Recently I came across a characterization of pre-scientific astronomy listing several things known before the discipline acquired method and mathematics to analyze it. It set me wondering how many people today have even a knowledge of astronomy equivalent to what was known to astronomers in 700 BC. Here's the list with a question or two to test your savvy:

1. Naming of prominent stars and constellations. [In what constellation does Sirius the dog-star reside? How many stars are in the constellation Orion? How do you find Sirius from Orion?]

2. Knowing the difference between a star and a planet. {How many panets are visible to the naked eye and what are their names?]

3. Knowledge that the morning star and the evening star are the same astronomical object. [What is the common name of that object?]

4. Knowing that a fixed star which is not circumpolar always rises and sets at the same points on the horizon. [Is this true for the Sun? The moon? The planets?]

5. Knowing that the first appearance of a star after its period of invisibility occurs at the same time of year and may be used to indicate seasons. [What star signaled the advent of the flooding of the Nile in ancient Egypt.]

This is a well-educated group and most of you probably know some of these facts and the  answers to the questions, but how many people in the street know?

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This morning I had my iPad repaired by a young Iraqi. When he told me where he was from, I mentioned that Babylonians were the first systematic astronomers and that the Greeks probably learned their astronomy from Babylonia. Babylonians knew the Pythagorean theorem long before Pythagoras. The young man knew nothing about this and after telling him, I was able to leave him a bit prouder of his origins.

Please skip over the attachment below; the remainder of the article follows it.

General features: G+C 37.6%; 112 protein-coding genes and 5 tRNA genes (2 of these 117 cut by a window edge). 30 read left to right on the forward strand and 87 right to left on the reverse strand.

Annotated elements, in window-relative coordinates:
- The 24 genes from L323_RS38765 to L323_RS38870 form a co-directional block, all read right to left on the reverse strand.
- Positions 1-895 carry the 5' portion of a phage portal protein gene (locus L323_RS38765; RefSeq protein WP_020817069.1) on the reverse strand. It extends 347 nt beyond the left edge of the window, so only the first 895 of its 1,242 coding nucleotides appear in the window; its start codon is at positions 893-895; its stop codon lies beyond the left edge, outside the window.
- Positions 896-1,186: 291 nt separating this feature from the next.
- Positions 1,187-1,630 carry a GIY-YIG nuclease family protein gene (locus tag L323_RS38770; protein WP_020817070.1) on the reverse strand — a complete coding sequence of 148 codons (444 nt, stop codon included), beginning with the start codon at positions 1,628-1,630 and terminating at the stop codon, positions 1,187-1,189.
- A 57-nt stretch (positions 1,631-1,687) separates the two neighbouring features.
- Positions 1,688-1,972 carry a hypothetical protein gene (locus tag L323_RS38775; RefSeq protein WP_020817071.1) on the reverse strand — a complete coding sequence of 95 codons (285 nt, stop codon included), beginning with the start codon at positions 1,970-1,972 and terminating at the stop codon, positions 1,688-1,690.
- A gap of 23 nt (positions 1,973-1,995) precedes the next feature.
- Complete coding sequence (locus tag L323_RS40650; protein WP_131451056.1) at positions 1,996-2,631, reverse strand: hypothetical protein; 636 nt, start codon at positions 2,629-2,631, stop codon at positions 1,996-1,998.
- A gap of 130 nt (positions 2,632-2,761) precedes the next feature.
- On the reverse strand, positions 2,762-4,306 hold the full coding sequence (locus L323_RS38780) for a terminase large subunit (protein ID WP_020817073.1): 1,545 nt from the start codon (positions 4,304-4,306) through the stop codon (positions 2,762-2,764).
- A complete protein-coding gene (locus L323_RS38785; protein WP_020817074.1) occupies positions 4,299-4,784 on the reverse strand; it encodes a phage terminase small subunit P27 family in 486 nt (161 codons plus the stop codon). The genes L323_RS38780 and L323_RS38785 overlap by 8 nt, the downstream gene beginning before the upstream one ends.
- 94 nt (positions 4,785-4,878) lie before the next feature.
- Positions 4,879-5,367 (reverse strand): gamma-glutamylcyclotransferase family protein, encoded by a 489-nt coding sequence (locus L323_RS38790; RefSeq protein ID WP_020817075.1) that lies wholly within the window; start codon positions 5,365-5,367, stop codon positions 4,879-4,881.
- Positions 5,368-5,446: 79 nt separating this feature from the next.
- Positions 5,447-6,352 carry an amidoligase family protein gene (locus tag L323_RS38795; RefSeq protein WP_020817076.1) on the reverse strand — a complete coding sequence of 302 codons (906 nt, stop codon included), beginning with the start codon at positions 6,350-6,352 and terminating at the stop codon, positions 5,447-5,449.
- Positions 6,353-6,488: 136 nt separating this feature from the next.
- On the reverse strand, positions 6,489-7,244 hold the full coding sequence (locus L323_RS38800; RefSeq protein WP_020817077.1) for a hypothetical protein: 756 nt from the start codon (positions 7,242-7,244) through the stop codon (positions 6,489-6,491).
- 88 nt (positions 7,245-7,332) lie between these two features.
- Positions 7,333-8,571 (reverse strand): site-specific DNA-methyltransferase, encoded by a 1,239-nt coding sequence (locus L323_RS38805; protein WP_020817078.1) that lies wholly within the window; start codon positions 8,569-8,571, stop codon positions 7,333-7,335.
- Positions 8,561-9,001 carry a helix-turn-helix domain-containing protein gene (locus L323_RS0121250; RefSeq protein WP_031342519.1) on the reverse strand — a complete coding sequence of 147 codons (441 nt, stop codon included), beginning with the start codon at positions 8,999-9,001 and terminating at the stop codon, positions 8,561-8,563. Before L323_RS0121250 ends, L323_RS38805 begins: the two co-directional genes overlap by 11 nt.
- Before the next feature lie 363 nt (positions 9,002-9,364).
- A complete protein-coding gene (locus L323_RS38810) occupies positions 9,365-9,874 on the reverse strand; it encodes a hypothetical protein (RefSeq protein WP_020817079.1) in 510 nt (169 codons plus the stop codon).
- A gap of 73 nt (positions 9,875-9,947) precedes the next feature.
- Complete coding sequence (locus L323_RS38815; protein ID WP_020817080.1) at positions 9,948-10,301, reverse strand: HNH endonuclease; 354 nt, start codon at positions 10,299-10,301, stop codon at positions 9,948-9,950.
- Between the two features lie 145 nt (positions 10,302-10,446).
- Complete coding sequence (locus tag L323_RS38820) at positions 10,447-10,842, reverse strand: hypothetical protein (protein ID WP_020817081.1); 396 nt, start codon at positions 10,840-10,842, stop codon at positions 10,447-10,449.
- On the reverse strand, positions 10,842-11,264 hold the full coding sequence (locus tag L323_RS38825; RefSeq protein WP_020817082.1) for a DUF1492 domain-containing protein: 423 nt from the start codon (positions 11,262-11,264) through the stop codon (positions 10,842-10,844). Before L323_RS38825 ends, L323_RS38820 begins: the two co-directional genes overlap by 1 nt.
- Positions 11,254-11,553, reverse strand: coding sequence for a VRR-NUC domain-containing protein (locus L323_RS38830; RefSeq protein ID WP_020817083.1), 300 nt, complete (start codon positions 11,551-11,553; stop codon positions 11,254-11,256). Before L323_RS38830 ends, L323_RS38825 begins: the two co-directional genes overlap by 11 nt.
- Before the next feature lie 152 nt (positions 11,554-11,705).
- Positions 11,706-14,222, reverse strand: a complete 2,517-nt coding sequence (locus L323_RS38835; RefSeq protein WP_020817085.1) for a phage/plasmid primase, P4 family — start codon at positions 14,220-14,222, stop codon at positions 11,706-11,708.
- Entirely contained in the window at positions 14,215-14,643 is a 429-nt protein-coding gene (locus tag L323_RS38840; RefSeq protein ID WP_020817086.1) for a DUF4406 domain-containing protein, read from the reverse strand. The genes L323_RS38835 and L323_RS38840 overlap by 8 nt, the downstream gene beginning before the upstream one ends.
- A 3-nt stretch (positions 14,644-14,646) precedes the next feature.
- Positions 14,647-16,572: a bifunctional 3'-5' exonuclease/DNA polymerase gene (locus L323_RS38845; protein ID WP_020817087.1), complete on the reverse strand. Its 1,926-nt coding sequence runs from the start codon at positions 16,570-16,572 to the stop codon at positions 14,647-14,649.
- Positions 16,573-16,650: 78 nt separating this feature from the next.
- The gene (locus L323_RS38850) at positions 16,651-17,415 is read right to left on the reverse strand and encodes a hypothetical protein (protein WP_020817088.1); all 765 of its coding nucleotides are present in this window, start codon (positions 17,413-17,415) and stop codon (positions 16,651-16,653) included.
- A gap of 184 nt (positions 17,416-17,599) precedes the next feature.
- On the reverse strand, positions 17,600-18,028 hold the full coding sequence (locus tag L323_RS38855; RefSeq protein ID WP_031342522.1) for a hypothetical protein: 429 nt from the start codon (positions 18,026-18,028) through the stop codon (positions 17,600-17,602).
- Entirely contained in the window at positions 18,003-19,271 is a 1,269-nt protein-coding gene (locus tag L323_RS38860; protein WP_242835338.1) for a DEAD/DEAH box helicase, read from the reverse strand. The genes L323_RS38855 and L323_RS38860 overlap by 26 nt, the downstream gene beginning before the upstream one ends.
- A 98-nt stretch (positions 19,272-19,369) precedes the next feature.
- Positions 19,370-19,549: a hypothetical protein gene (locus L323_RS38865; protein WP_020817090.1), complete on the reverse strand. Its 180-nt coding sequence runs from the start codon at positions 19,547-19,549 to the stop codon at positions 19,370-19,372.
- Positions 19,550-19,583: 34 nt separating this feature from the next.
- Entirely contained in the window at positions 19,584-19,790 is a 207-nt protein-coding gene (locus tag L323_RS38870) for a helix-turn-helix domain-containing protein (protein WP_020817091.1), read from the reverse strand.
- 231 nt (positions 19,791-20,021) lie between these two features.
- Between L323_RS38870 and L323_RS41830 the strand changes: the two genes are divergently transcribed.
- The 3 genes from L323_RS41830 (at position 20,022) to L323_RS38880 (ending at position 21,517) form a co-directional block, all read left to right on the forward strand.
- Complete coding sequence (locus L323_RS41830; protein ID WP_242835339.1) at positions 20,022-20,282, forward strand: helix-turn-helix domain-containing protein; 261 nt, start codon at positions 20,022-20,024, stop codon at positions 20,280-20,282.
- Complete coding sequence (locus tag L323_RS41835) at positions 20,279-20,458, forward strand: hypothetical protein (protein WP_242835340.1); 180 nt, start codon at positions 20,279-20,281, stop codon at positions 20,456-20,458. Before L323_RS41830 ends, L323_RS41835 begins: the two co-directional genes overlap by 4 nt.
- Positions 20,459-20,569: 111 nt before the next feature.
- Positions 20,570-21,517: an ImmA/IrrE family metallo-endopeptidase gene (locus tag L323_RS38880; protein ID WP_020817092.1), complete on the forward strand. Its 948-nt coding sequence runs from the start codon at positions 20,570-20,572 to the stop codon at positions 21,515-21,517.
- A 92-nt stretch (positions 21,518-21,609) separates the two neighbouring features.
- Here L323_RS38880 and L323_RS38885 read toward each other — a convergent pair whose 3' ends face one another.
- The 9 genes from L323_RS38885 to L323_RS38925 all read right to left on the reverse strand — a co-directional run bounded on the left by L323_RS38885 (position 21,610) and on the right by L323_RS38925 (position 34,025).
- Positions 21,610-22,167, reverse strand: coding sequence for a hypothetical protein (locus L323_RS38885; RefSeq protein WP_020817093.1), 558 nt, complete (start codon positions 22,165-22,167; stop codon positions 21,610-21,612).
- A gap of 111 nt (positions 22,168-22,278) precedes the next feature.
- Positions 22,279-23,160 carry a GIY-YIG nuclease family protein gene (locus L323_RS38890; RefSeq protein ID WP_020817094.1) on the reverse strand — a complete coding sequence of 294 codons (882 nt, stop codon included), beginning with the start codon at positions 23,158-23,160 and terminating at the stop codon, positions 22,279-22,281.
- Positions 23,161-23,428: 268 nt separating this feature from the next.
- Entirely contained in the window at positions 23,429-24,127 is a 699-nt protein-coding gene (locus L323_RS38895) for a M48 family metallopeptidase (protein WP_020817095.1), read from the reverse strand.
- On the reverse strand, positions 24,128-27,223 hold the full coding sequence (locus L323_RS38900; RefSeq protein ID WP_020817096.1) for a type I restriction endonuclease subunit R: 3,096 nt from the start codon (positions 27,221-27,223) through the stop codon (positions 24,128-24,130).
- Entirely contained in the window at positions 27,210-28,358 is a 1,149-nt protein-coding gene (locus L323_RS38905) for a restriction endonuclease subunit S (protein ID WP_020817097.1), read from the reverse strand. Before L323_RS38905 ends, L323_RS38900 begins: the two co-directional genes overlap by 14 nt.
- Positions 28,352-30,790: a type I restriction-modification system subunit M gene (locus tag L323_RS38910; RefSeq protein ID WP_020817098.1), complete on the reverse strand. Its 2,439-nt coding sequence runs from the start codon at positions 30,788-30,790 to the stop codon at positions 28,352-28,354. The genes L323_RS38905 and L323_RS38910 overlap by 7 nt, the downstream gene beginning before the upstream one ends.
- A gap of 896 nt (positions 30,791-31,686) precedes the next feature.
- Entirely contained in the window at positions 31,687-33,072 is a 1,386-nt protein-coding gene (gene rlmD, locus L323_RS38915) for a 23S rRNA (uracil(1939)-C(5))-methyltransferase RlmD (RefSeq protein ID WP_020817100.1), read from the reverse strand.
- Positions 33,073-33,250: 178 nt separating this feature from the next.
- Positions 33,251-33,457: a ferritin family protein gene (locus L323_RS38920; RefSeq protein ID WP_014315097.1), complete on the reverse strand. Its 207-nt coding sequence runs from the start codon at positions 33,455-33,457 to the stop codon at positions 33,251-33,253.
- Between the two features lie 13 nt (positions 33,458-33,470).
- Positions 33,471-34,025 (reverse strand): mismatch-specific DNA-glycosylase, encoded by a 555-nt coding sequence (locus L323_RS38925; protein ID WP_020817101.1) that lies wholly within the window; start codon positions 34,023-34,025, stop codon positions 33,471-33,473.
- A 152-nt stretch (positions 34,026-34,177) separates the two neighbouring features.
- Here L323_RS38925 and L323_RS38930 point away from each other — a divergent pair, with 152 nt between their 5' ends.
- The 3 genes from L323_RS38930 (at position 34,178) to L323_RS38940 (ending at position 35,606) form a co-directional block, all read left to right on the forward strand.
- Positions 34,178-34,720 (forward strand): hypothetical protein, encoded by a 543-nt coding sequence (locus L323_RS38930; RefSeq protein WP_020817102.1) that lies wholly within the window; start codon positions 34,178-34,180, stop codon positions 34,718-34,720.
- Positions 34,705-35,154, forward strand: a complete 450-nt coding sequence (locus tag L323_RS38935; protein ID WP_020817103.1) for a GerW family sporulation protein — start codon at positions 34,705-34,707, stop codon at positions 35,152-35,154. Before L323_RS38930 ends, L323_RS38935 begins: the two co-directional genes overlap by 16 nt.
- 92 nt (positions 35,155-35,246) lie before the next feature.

History connects us with other times and other people and gives a sense of belonging to their world as well as our own. I hated history in school, it all seemed useless to me, but now in my older years, it seems important to remember and understand what has gone before. It's all part of the story and when we forget it we are likely to make the mistake of thinking that we discovered everything yesterday and that we are the first intelligent people to inhabit the planet.

There were astronomical sites in Africa too.  The impression I have is that Africa, around the time of the ancient Greeks, was about at a similar level of civilization as the Americas or Northern Europe, and the people who wrote the history we read didn't notice this because of racism. 

Sure history has its own importance, but knowing the names of a lot of constellations and stars isn't history, it's just words. 

Allan, I had a similar experience in 1959-1961 when I lived near Kenai, Alaska. I had a group of Athabascan Indians in my Sunday school class and they were so beaten down they could hardly speak or express themselves. Many of their parents were alcoholics, some had TB and not able to live in the village. Some kids were bounced from home to home. I decided to learn their history and taught them about the great hunters of their past. We sought out old villages and tried to create houses from the raw material of the tundra. We made foods using ancient techniques. We trapped rabbits and made parkas from that wonderful fur. Elders of the village worked with me and we had quite a fine time restoring their heritage to the children. One little girl grew up and became a registered nurse. Her brother became a dairy farmer in Palmer. Growing up with a sense of shame that was internalized could be turned into a sense of self-respect and agency. A treasured two years of my lifetime.